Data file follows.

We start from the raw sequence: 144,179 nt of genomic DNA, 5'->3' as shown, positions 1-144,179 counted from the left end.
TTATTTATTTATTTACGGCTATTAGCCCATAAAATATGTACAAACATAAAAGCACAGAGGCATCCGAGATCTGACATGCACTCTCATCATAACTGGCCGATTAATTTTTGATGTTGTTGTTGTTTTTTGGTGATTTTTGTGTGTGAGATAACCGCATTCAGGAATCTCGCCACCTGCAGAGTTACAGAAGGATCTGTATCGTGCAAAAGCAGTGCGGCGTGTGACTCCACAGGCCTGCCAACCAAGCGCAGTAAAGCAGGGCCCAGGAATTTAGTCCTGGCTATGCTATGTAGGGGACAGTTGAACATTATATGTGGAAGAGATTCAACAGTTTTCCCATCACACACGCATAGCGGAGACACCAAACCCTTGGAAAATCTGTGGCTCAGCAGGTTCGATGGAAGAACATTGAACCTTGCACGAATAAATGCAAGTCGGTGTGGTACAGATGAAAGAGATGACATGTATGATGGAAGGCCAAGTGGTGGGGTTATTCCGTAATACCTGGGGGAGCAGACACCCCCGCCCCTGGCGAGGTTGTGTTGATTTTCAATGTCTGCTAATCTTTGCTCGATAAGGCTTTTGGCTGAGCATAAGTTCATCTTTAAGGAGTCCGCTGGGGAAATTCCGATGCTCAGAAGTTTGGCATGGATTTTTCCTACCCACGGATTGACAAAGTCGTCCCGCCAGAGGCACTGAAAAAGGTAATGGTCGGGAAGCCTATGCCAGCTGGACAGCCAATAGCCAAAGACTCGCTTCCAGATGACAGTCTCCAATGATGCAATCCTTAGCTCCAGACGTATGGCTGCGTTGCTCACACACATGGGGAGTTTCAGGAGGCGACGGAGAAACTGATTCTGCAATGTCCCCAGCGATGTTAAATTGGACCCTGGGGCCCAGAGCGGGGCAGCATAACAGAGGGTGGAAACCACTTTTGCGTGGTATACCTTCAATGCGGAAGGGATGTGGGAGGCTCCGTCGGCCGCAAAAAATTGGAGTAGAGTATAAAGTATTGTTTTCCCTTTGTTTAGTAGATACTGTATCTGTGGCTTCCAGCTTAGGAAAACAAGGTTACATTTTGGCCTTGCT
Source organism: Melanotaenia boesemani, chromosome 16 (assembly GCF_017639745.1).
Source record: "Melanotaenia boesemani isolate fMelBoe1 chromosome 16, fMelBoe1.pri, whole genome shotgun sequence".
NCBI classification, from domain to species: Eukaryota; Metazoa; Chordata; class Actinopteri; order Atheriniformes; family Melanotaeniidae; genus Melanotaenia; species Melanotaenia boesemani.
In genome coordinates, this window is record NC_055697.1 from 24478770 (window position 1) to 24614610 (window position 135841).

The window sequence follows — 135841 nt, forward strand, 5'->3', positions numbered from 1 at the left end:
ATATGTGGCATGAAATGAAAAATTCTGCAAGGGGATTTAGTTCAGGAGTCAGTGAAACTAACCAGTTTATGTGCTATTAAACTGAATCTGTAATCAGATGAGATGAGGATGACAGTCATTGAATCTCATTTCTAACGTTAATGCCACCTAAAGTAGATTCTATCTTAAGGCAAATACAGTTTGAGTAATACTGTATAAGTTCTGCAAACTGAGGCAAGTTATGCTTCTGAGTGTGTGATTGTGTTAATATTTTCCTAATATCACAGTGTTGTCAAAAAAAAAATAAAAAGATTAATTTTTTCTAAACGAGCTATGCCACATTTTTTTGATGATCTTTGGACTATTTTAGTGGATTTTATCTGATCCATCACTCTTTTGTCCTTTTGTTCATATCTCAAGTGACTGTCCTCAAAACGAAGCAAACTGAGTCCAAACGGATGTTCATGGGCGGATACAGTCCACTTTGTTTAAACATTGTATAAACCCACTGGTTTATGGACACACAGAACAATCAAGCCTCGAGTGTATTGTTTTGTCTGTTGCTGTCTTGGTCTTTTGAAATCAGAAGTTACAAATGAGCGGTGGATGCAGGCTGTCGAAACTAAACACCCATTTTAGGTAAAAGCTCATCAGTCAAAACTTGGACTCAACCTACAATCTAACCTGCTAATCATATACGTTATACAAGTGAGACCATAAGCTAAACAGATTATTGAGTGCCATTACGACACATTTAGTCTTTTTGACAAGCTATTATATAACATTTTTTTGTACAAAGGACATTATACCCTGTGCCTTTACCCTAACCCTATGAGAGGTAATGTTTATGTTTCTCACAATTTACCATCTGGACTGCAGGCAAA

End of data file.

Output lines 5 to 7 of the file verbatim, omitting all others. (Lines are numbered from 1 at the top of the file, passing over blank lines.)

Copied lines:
NCBI classification, from domain to species: Eukaryota; Metazoa; Chordata; class Actinopteri; order Atheriniformes; family Melanotaeniidae; genus Melanotaenia; species Melanotaenia boesemani.
In genome coordinates, this window is record NC_055697.1 from 24478770 (window position 1) to 24614610 (window position 135841).

The window sequence follows — 135841 nt, forward strand, 5'->3', positions numbered from 1 at the left end: